There are many legendary rivalries in sport.
Football’s local derbies between clubs in the same or adjacent cities, usually inflame partisan attitudes. Historically, in cricket, the Ashes series between Australia and England have been fiercely fought for over 140 years. Yet, it is a more recent rivalry which inflames passions the most, that between India and Pakistan. This is fueled not just by the sport but by the subcontinent’s geopolitics, which have created an intense rivalry and unique set of tensions.
Since the first Test match in 1952 between the two newly formed countries with a shared history and culture, there have been only another 58, played over 15 series. None were played between 1962 and 1977, during which time wars occurred between them in 1965 and 1971. Attempts at reconciliation did bear fruit, with exchange tours taking place in 2005 and 2006. However, the series in 2007 proved to be the last one, as the 2008 terrorist attacks in Mumbai ushered in a new era of political tensions, with serious repercussions for cricket.
Until 2008, it is hardly a surprise that 60 percent of the Test matches were drawn, given the pressure on the teams. Pakistan won 11 of the 20 Tests which did produce a result. Currently, there appears to be little prospect of any resumption of bilateral cricket between the two countries. It is in the shorter formats, organized by either the International Cricket Council or the Asian Cricket Council, that the battles are fought out.
The first One-Day International between the two countries took place in 1978. After a gap of 17 years in play between the two countries, India toured Pakistan to contest three Tests and three ODIs, along with six other matches. Pakistan won two of the Tests, with one drawn. In the third ODI, India was well placed to win, requiring 23 from the final three overs. What followed was the first in a line of controversies which occurred in ODIs between India and Pakistan.
Pakistan’s fast bowler pitched the first ball of the over short, it flew over the batter’s head into the wicketkeeper’s gloves. A wide was not signaled by the umpire. The next three deliveries all had the same outcome. India’s captain opted to concede the match and the series. Thus India’s second tour to Pakistan since 1954-55 ended improperly.
Between 1982 and 1990, five series were played, three in Pakistan and two in India. In 1978, Pakistan led the three-match ODI series 1-0 but, in the final match, slumped to 11 for three in the face of a stunning display of swing bowling. This was clearly not to the liking of the spectators who began throwing stones at India’s fielders. The match was abandoned.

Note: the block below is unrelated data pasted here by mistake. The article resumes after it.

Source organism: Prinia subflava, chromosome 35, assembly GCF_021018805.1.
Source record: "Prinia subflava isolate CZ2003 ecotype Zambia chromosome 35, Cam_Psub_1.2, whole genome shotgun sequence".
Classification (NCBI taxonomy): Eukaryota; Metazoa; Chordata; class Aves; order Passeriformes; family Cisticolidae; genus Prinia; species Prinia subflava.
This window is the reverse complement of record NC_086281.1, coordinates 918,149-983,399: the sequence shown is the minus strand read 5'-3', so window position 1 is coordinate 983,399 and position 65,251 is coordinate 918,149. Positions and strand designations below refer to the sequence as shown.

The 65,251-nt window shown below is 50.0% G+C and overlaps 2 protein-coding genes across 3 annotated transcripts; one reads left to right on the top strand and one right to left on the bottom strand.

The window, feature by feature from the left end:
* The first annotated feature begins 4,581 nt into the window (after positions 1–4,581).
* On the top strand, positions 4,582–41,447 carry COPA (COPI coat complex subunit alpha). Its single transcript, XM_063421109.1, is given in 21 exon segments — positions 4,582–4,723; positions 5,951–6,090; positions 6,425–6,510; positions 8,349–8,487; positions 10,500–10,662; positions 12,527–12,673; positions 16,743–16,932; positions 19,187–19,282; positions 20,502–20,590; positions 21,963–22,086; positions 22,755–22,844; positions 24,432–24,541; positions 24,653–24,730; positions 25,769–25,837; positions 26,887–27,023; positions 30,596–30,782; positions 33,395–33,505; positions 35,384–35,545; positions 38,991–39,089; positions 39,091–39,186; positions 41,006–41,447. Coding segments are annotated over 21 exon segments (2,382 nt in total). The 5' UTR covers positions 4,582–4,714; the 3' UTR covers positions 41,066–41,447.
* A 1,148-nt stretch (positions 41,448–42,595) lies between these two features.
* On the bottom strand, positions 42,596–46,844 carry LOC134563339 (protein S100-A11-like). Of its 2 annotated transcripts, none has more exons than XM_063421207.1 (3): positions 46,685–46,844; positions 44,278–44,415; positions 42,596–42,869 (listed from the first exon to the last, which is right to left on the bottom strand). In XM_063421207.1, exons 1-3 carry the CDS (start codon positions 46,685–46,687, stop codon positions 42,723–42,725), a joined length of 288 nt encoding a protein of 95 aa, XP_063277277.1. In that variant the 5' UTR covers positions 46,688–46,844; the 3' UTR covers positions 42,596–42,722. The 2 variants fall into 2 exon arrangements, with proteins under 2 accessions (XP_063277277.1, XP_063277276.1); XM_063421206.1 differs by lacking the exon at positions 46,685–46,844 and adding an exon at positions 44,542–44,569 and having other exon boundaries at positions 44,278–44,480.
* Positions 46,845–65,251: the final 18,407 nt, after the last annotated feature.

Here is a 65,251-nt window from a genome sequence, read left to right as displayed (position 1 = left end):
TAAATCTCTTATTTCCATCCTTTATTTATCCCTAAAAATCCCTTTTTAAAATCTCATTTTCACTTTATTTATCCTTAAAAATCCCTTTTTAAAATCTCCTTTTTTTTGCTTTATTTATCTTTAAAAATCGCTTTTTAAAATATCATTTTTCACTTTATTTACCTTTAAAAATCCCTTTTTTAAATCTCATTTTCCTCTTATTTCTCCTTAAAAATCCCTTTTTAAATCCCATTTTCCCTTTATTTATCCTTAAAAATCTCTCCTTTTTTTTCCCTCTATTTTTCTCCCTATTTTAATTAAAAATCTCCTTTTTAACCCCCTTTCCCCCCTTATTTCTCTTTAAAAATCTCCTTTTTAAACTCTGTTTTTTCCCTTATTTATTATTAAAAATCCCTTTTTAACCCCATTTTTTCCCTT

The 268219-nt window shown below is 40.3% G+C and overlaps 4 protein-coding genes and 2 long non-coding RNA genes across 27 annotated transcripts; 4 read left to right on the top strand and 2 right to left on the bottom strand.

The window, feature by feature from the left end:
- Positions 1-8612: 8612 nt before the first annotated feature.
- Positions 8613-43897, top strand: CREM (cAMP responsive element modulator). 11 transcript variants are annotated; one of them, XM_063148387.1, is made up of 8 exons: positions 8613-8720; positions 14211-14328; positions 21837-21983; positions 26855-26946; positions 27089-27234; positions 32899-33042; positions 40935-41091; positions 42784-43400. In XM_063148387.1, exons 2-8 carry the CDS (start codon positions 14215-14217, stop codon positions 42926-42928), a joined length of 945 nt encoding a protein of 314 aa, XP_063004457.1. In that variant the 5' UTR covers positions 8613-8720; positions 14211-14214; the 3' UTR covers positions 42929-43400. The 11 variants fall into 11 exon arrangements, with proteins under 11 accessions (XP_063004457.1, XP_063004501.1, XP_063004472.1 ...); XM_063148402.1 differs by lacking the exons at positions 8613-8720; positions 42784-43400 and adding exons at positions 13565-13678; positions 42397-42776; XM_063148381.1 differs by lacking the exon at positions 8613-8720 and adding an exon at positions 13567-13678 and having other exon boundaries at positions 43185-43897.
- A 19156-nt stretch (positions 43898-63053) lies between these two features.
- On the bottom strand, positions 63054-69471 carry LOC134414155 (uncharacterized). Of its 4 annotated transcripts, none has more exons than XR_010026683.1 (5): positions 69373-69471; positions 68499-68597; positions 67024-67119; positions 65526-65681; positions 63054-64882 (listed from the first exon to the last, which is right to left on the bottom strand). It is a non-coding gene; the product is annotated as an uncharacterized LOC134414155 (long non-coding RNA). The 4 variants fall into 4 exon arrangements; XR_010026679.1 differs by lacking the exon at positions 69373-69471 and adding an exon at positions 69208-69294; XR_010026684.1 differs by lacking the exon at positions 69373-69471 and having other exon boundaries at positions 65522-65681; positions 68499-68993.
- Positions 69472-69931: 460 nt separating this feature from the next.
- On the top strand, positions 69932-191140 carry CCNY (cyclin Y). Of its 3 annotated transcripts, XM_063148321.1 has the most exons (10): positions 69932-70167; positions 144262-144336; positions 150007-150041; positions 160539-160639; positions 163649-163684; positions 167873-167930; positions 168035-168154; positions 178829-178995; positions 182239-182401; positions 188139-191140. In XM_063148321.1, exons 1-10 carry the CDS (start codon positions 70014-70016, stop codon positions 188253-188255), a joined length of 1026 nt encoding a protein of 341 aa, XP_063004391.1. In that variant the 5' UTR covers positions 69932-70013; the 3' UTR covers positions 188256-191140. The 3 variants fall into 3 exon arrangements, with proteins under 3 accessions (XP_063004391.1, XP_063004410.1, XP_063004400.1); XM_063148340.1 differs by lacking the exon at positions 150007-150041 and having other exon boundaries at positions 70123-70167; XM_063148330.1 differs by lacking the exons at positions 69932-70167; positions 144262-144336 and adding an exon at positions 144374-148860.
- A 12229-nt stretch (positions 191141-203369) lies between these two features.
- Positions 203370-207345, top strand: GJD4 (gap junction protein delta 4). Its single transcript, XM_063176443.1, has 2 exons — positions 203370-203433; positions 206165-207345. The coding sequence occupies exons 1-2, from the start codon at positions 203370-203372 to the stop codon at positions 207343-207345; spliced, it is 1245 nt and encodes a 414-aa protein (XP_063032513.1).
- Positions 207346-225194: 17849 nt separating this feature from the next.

In 1992, India and Pakistan met for the first time in an ODI World Cup, having avoided each other in the previous four tournaments. India scored 216 for seven. During Pakistan’s unsuccessful reply, verbal jousting broke out between India’s wicketkeeper and a Pakistani batter, who complained to the umpire, who took no action. After another exchange, the Pakistani decided to show his displeasure by performing a few leapfrog impressions, an act unlikely to have improved diplomatic relations between the teams.
Another incident which is now ingrained in cricket folklore occurred in the Sahara “Friendship” Cup in 1997, held in Canada. After heckling one of India’s fielders during Pakistan’s innings, the verbal assailant, armed with a megaphone, turned his attention to a Pakistani boundary fielder during India’s innings. His jibe focused on the fielder’s corpulent build. Folklore has it that the fielder arranged for a bat to be brought to him.
When the abuse restarted, the fielder attacked the heckler. Eyewitnesses reported that only restraining action by spectators and security staff prevented acute damage being inflicted on the heckler, an Indian living in Canada. It took 40 minutes for the captains to calm the spectators. Both men filed charges of assault against one another, later withdrawing them.
There have been 17 bilateral ODI series between the two countries. Six have been played in India and seven in Pakistan. Neutral venues hosted the others, three in Canada between 1996 and 1998, one in the UAE in 2006, in which each team won one match. Overall, it is Pakistan which has emerged winners on 57 percent of occasions, claiming 11 series. The last series was held in 2012-13, after a brief rapprochement in 2011, when the two teams met in a semifinal of the ODI World Cup.
Only 12 T20 Internationals have been played between the two countries. Eight have taken place during T20I World Cups, two being in the 2022 World Cup. They also met twice in 2007’s World Cup, in the group stage and in the final, which India won by five runs. Pakistan’s defeat was received badly at home, with effigies of its players being burnt publicly. A two-match series was played in 2012 in which honors were even. Overall, India has won 75 percent of its T20Is against Pakistan.
In total, India and Pakistan have faced each other 203 times across the three formats, Pakistan edging slightly ahead with 55 percent of wins in matches which produced a result. If normal relations had existed between the two countries, this number of matches would be at least double. Perhaps the restrictions which are in place serve to heighten the anticipation and desire to watch the match, either live or on screen, when the occasions arise.
Anticipation was dampened in Kandy, Sri Lanka, in the group stage of the Asia Cup match last Saturday. India scored 266 all out, but rain prevented a response from Pakistan. Both teams have progressed to the Super 4 stage and will lock horns again on Sept. 10.
It is possible that they may meet in the final a week later. On top of this, they are scheduled to meet in the ICC ODI World Cup in Ahmedabad on Nov. 14. After years of intermittent contest, a frenzy of action is now in prospect.